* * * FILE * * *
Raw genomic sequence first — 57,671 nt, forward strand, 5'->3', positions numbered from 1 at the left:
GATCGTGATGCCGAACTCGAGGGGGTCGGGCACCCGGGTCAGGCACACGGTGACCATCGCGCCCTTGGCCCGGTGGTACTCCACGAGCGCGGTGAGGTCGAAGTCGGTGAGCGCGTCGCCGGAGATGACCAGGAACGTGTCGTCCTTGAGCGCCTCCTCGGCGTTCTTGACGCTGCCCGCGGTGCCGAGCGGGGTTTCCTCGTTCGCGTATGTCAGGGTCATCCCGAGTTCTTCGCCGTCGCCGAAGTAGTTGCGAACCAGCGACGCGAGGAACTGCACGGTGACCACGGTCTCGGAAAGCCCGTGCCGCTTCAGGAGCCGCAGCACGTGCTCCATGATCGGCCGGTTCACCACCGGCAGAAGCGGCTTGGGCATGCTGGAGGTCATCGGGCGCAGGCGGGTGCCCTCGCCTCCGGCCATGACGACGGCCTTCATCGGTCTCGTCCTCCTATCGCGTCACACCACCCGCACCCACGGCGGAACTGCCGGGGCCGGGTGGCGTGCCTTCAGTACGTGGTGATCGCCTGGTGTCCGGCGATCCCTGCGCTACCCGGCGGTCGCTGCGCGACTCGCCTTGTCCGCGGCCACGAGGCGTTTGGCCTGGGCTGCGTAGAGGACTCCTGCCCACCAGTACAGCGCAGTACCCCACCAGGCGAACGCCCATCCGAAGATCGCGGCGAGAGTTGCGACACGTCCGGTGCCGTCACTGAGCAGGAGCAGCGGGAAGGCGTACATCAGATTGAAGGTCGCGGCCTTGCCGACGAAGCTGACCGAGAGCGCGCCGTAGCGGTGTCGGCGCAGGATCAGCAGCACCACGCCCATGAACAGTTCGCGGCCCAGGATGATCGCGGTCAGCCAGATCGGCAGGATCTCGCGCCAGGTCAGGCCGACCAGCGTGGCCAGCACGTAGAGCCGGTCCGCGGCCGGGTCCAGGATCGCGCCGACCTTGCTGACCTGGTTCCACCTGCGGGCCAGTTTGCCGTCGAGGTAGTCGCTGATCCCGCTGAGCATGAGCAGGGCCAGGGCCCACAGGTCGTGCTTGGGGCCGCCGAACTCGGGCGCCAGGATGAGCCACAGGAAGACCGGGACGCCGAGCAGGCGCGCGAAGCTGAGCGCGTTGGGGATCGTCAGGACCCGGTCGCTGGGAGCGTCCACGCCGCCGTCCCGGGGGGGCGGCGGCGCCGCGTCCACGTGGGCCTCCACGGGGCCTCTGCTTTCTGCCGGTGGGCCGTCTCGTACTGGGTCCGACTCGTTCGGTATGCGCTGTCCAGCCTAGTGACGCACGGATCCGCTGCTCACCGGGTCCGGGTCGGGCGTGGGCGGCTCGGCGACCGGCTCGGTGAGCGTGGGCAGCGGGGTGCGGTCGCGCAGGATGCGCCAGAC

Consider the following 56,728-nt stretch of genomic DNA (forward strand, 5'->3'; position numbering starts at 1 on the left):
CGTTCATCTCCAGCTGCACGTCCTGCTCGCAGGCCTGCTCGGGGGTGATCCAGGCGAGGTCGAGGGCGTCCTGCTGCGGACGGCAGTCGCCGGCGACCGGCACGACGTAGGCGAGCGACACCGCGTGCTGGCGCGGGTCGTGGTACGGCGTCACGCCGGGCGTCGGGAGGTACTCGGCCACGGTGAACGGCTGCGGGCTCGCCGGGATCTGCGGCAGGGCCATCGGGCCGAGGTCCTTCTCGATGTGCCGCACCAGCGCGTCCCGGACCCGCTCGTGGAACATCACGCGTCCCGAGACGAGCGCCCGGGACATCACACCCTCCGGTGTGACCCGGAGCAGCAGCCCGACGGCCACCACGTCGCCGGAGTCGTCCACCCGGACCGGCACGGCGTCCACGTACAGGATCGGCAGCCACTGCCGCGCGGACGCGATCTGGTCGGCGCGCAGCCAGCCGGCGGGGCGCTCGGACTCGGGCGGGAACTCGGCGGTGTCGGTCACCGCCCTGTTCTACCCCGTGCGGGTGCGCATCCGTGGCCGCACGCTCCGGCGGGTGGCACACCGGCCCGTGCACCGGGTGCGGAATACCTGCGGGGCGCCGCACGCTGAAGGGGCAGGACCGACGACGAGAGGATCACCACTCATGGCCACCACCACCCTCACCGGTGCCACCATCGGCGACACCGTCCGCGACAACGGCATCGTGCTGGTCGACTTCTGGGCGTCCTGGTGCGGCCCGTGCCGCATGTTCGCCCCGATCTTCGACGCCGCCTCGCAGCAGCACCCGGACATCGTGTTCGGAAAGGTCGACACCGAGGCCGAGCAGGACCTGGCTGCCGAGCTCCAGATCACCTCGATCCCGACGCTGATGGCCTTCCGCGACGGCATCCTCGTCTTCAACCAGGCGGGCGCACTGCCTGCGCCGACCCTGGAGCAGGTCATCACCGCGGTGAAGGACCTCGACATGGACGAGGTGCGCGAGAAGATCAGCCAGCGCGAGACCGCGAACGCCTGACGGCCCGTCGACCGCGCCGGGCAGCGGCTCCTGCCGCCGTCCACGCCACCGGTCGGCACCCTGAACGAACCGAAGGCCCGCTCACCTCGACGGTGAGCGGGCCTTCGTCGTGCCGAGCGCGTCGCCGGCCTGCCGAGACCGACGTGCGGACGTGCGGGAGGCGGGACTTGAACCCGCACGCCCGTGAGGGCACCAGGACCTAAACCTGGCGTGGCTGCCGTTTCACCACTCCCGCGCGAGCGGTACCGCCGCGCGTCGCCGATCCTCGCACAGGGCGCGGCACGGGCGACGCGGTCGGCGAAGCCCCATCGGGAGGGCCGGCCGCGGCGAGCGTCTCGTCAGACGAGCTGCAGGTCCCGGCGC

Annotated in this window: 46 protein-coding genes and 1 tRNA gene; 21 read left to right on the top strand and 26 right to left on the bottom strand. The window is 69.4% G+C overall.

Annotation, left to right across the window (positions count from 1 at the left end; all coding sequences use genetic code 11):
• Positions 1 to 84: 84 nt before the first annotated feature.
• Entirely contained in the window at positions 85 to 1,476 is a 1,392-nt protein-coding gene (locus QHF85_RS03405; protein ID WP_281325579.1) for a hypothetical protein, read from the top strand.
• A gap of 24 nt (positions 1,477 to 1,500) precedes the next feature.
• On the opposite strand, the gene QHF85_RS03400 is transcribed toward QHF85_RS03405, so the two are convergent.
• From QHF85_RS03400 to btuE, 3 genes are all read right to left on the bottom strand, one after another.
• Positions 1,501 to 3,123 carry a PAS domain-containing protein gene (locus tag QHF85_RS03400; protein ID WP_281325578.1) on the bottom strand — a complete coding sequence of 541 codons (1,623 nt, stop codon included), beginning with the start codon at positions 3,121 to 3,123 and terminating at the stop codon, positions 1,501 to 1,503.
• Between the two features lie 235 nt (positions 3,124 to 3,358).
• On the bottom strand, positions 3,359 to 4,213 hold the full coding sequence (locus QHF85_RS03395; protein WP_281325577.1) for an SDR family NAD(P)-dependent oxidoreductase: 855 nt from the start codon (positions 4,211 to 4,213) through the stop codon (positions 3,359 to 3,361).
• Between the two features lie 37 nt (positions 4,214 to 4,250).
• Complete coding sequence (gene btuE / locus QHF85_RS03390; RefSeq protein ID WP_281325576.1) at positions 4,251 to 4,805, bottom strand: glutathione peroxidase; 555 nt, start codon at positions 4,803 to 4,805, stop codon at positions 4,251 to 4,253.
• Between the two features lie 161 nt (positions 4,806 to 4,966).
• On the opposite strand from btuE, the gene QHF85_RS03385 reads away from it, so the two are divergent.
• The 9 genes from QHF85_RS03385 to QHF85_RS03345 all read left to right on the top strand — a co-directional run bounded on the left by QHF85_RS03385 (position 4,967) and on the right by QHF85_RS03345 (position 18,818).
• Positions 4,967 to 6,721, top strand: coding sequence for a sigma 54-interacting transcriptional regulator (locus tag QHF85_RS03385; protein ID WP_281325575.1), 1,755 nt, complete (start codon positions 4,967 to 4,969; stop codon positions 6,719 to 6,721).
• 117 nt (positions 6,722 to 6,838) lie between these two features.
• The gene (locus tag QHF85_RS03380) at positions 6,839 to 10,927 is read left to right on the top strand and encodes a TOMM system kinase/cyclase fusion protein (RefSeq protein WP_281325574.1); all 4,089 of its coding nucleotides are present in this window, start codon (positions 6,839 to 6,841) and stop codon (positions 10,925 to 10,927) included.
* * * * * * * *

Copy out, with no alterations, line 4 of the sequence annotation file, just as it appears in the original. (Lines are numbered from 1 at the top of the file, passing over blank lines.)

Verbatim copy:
CGTTCATCTCCAGCTGCACGTCCTGCTCGCAGGCCTGCTCGGGGGTGATCCAGGCGAGGTCGAGGGCGTCCTGCTGCGGACGGCAGTCGCCGGCGACCGGCACGACGTAGGCGAGCGACACCGCGTGCTGGCGCGGGTCGTGGTACGGCGTCACGCCGGGCGTCGGGAGGTACTCGGCCACGGTGAACGGCTGCGGGCTCGCCGGGATCTGCGGCAGGGCCATCGGGCCGAGGTCCTTCTCGATGTGCCGCACCAGCGCGTCCCGGACCCGCTCGTGGAACATCACGCGTCCCGAGACGAGCGCCCGGGACATCACACCCTCCGGTGTGACCCGGAGCAGCAGCCCGACGGCCACCACGTCGCCGGAGTCGTCCACCCGGACCGGCACGGCGTCCACGTACAGGATCGGCAGCCACTGCCGCGCGGACGCGATCTGGTCGGCGCGCAGCCAGCCGGCGGGGCGCTCGGACTCGGGCGGGAACTCGGCGGTGTCGGTCACCGCCCTGTTCTACCCCGTGCGGGTGCGCATCCGTGGCCGCACGCTCCGGCGGGTGGCACACCGGCCCGTGCACCGGGTGCGGAATACCTGCGGGGCGCCGCACGCTGAAGGGGCAGGACCGACGACGAGAGGATCACCACTCATGGCCACCACCACCCTCACCGGTGCCACCATCGGCGACACCGTCCGCGACAACGGCATCGTGCTGGTCGACTTCTGGGCGTCCTGGTGCGGCCCGTGCCGCATGTTCGCCCCGATCTTCGACGCCGCCTCGCAGCAGCACCCGGACATCGTGTTCGGAAAGGTCGACACCGAGGCCGAGCAGGACCTGGCTGCCGAGCTCCAGATCACCTCGATCCCGACGCTGATGGCCTTCCGCGACGGCATCCTCGTCTTCAACCAGGCGGGCGCACTGCCTGCGCCGACCCTGGAGCAGGTCATCACCGCGGTGAAGGACCTCGACATGGACGAGGTGCGCGAGAAGATCAGCCAGCGCGAGACCGCGAACGCCTGACGGCCCGTCGACCGCGCCGGGCAGCGGCTCCTGCCGCCGTCCACGCCACCGGTCGGCACCCTGAACGAACCGAAGGCCCGCTCACCTCGACGGTGAGCGGGCCTTCGTCGTGCCGAGCGCGTCGCCGGCCTGCCGAGACCGACGTGCGGACGTGCGGGAGGCGGGACTTGAACCCGCACGCCCGTGAGGGCACCAGGACCTAAACCTGGCGTGGCTGCCGTTTCACCACTCCCGCGCGAGCGGTACCGCCGCGCGTCGCCGATCCTCGCACAGGGCGCGGCACGGGCGACGCGGTCGGCGAAGCCCCATCGGGAGGGCCGGCCGCGGCGAGCGTCTCGTCAGACGAGCTGCAGGTCCCGGCGC